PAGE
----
If I write a hijabi bi superheroine, I didn’t write her because I want us to be “PC.” I wrote her because I wanted to tell her story. It would be utterly exhausting to censor my fiction and shrink my imagined worlds and their casts of characters merely in order to accommodate the bigotries or discomfort of some readers.

If your own world is small, then good stories might make you feel uncomfortable. And maybe they need to. Because good stories make our world bigger.

But if it is truly too uncomfortable, there are so many stories out there that are written with smaller worlds inside them. Readers can go read those stories and inhabit those smaller worlds if that is truly what they want. But I don’t have any obligation to my readers to write them a smaller world. That is not what I do.

Stant Litore

Stant Litore is a novelist. He writes about gladiators on tyrannosaurback, Old Testament prophets battling the hungry dead, geneticists growing biological starships, time-traveling hijabi bisexual defenders of humanity from the future. Explore his fiction here. And here is one of his toolkits for writers, and here’s another book where he nerds out about ancient languages and biblical (mis)translation. Enjoy!

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For writers: Want to write characters who are very different from you? Find affordable books, resources, and classes on Writing the Other here.

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Something I Want to Say

I have been told a few times recently that I cannot love God or serve God faithfully without condemning my LGBTQ+ neighbors, or without supporting policies and actions that threaten their rights, their lives, or their wellbeing. A few of my siblings in the faith believe that.

And I answer, “I think you are confusing me with someone who worships a small god. My God is not a small god. My God does not care about outward appearances; my God cares about the heart. My God is less interested in whether you squat or stand when you pee than with whether you love. I say ‘my God’ but he is not ‘my’ anything; I am trying to be his. I would be ashamed of owning a god, especially a small one. The God I love never told me to sit in judgment over my neighbor. He told me to love my neighbor, recklessly and deeply and without conditions, as he does.”

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Stant Litore is a novelist. He writes about gladiators on tyrannosaurback, Old Testament prophets battling the hungry dead, geneticists growing biological starships, time-traveling hijabi bisexual defenders of humanity from the future. Explore his fiction here. And here is one of his toolkits for writers, and here’s another book where he nerds out about ancient languages and biblical (mis)translation. Enjoy!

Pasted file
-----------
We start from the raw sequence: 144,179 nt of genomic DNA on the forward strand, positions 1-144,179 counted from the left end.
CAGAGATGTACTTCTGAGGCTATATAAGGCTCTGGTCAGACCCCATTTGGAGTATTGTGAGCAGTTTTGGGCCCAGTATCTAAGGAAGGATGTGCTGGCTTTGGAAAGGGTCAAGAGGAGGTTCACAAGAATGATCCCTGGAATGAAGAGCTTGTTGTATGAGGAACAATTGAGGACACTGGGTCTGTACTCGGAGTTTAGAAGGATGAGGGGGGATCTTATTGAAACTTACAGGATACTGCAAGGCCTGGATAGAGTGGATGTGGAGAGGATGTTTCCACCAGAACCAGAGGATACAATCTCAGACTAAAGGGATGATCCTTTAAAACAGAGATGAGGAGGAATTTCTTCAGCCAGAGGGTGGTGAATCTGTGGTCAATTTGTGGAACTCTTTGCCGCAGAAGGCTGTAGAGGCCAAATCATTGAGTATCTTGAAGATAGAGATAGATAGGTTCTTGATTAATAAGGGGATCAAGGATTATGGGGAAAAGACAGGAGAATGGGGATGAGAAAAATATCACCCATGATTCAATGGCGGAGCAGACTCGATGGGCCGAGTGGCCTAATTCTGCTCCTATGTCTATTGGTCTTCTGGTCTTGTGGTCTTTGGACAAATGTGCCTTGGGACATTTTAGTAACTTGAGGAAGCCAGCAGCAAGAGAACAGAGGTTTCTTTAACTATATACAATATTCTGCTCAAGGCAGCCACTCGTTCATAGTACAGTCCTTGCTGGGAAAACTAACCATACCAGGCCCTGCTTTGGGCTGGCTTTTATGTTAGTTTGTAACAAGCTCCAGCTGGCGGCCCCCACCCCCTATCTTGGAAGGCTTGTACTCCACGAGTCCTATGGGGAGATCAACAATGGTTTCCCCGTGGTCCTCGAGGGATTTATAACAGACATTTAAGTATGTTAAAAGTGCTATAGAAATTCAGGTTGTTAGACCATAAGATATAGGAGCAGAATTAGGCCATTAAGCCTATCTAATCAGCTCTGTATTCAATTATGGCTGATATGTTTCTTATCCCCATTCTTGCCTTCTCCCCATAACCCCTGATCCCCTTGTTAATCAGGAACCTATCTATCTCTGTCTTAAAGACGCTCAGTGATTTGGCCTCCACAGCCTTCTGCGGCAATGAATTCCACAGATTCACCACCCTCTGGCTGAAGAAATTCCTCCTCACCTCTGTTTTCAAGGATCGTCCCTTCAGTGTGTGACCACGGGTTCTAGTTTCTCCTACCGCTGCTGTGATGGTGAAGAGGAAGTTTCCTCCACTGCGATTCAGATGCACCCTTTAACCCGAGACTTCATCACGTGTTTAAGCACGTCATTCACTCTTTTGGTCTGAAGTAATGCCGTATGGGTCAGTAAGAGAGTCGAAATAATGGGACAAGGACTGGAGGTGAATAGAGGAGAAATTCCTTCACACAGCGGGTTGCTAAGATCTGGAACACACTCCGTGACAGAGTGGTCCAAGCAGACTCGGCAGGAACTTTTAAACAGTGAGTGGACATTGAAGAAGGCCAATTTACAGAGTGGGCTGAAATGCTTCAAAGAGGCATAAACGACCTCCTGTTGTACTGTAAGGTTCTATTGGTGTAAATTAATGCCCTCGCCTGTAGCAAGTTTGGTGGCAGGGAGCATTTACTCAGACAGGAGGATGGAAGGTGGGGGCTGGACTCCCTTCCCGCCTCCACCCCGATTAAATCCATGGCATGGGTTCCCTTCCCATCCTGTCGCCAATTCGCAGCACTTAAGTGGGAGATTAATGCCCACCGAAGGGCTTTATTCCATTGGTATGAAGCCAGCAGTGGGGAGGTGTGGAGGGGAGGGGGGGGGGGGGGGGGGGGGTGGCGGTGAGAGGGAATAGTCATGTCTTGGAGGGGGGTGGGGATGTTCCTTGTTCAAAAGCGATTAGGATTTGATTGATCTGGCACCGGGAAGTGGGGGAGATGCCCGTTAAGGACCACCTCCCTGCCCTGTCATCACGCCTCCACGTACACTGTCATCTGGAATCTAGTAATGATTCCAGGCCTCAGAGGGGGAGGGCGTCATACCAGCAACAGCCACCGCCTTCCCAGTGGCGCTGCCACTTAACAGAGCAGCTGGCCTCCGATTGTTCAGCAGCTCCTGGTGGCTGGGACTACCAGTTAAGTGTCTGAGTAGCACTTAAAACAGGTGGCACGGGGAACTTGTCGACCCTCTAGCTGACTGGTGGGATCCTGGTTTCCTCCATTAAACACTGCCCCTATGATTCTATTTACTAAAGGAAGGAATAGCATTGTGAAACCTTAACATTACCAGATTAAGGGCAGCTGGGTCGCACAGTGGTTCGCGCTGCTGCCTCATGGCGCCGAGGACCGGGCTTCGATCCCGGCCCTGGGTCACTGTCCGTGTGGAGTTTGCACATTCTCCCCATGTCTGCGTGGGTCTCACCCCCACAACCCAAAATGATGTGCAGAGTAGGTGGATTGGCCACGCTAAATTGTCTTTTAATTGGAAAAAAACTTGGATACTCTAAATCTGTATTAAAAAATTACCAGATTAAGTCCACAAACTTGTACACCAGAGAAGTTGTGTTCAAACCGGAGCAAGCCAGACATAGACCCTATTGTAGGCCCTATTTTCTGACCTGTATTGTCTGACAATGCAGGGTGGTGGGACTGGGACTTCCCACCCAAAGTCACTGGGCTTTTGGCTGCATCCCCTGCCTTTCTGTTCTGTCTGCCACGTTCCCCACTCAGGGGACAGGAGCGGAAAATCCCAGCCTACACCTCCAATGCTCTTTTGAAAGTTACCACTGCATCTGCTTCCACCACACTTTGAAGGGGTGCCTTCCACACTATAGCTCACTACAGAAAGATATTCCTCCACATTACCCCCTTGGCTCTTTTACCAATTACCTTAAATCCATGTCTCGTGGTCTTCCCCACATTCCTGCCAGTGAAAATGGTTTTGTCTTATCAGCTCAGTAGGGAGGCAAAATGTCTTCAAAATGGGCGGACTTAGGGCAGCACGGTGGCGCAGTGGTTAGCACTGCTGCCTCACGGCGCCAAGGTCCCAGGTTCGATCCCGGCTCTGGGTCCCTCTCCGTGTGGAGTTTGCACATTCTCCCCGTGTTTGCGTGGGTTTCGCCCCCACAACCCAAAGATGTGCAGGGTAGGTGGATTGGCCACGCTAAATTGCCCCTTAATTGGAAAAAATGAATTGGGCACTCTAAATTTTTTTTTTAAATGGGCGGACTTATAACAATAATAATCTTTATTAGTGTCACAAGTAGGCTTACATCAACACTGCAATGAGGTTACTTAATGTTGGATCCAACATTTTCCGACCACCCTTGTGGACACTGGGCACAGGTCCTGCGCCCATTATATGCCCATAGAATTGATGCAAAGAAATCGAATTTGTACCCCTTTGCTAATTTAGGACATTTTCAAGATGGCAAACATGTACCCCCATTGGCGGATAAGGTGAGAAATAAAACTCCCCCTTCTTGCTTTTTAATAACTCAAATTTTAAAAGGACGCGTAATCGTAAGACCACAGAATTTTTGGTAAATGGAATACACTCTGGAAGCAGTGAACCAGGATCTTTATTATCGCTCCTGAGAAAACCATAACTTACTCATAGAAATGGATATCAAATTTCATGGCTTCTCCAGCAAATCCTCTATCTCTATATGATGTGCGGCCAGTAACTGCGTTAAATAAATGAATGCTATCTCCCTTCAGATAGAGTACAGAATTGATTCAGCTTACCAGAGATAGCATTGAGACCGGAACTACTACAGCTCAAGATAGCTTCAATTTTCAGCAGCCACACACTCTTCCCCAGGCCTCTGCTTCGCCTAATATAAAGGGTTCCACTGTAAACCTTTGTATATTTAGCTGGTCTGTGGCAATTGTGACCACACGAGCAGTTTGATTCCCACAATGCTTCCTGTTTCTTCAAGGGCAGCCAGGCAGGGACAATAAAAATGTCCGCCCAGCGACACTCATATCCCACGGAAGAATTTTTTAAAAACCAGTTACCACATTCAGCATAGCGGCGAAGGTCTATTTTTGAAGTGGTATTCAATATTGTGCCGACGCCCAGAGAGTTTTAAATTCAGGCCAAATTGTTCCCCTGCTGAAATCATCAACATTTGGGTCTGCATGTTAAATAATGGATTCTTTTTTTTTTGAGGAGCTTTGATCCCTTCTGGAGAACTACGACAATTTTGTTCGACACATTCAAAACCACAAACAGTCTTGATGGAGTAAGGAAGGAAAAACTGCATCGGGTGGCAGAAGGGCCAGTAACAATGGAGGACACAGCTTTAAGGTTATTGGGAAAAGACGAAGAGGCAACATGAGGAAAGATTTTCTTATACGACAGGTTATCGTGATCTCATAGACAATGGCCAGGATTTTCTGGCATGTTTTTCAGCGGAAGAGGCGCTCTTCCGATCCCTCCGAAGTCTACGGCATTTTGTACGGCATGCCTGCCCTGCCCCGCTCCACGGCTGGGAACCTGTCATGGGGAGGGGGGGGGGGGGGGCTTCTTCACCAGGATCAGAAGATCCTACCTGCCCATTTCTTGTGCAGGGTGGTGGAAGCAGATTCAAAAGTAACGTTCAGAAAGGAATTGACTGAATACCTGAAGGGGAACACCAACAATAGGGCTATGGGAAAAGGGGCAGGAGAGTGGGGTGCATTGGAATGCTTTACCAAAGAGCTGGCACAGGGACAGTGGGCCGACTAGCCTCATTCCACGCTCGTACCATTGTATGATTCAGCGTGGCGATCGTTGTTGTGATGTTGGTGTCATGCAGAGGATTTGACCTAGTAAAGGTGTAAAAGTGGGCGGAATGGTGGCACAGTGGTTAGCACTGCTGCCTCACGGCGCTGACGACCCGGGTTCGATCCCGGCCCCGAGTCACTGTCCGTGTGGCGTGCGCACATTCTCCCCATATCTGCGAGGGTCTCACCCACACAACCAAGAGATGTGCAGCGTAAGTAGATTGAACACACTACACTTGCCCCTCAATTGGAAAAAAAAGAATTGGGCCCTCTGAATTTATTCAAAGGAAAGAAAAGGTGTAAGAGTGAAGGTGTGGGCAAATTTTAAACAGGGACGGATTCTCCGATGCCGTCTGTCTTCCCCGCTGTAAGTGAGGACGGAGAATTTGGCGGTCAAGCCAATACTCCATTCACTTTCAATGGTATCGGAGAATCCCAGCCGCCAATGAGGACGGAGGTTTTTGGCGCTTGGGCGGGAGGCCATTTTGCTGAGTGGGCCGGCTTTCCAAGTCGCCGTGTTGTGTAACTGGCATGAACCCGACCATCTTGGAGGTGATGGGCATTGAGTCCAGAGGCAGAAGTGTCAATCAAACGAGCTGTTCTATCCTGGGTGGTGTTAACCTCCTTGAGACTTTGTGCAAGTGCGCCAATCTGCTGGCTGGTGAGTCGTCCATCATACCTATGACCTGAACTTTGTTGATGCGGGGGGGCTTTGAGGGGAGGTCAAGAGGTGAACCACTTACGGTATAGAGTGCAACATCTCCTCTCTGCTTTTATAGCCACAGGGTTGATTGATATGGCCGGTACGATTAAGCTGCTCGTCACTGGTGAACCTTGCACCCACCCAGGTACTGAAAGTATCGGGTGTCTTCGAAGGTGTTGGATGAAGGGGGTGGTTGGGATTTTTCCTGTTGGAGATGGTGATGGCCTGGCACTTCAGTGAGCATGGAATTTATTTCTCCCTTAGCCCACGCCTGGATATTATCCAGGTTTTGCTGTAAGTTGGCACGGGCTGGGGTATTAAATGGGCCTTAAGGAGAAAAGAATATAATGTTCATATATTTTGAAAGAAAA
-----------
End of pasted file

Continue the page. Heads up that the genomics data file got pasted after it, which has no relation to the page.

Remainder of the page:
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New From Stant Litore: Colosseums for Dinosaurs

Look what’s here!

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No photo description available.

Colosseums for Dinosaurs is an omnibus edition of all the dinosaur stories. It includes The Running of the Tyrannosaurs, Nyota’s Tyrannosaur, and The Screaming of the Tyrannosaur.

Once each year on orbital space stations, nano-engineered young women compete on the backs of dinosaurs in races as brutal and bloody as any witnessed in the Roman Circus 3,000 years before. Highly skilled and capable of superhuman feats, these gladiators live isolated lives—except for the resurrected beasts with whom they form their deepest bonds. Tonight, on the red sands of the arena and inside the hollow asteroid where the dinosaurs are grown, the secrets these gladiators discover will shake their entire world.

Join Livia Tenning (Egret), Nyota Madaki (Jaguar), and Mai Changying (Timberwolf) in Colosseums for Dinosaurs.

“This is a pulse-pounding story, a triumph of world-building – a story of gladiatorial combat and of bonds strange and transcendent. Without a doubt, one of the most enthralling stories I’ve come across.” – Samuel Peralta, The Future Chronicles

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To Understand is to Stand Among

Etymology of understanding - Photo of a woman gazing out

I love the word “understand.”

It’s a very, very old English word, dating back to a time when the word “under” did not mean “beneath” but meant “in the middle of” or “among.” To understand a place, you must stand in the midst of it, looking around at everything there and being a part of it. To understand a people, you must stand among them, not outside looking in. It’s a beautiful word.

Our word “comprehend” is from the Latin. The verb, back when the Romans had hold of it, literally meant to seize or take something completely, to grasp hold of it and pull it to you. Prehendere is the same verb used for seizing criminals; it also becomes our English word “apprehend.” Over time, by metaphor, comprehendere came to mean seizing knowledge, approaching something that’s outside of you and taking it by force, taking ownership of it, taking it into your mind. A very Roman idea. To comprehend someone or something that’s outside of us, we approach them, take them, capture them, and own them in our mind. They are now a known quantity. In this way, the empire desires to “comprehend” the world.

But the Anglo-Saxon verb understandan meant … to stand in the middle of things and look around and see what’s there, which you can do because you’re in it and a part of it.

I really love the word “understand.”

We need more understanding in the world.

Stant Litore

(A shameless plug: If you would like more language nerding from me, please get the book Lives of Unforgetting: What We Lose in Translation When We Read the Bible, because you will really enjoy it.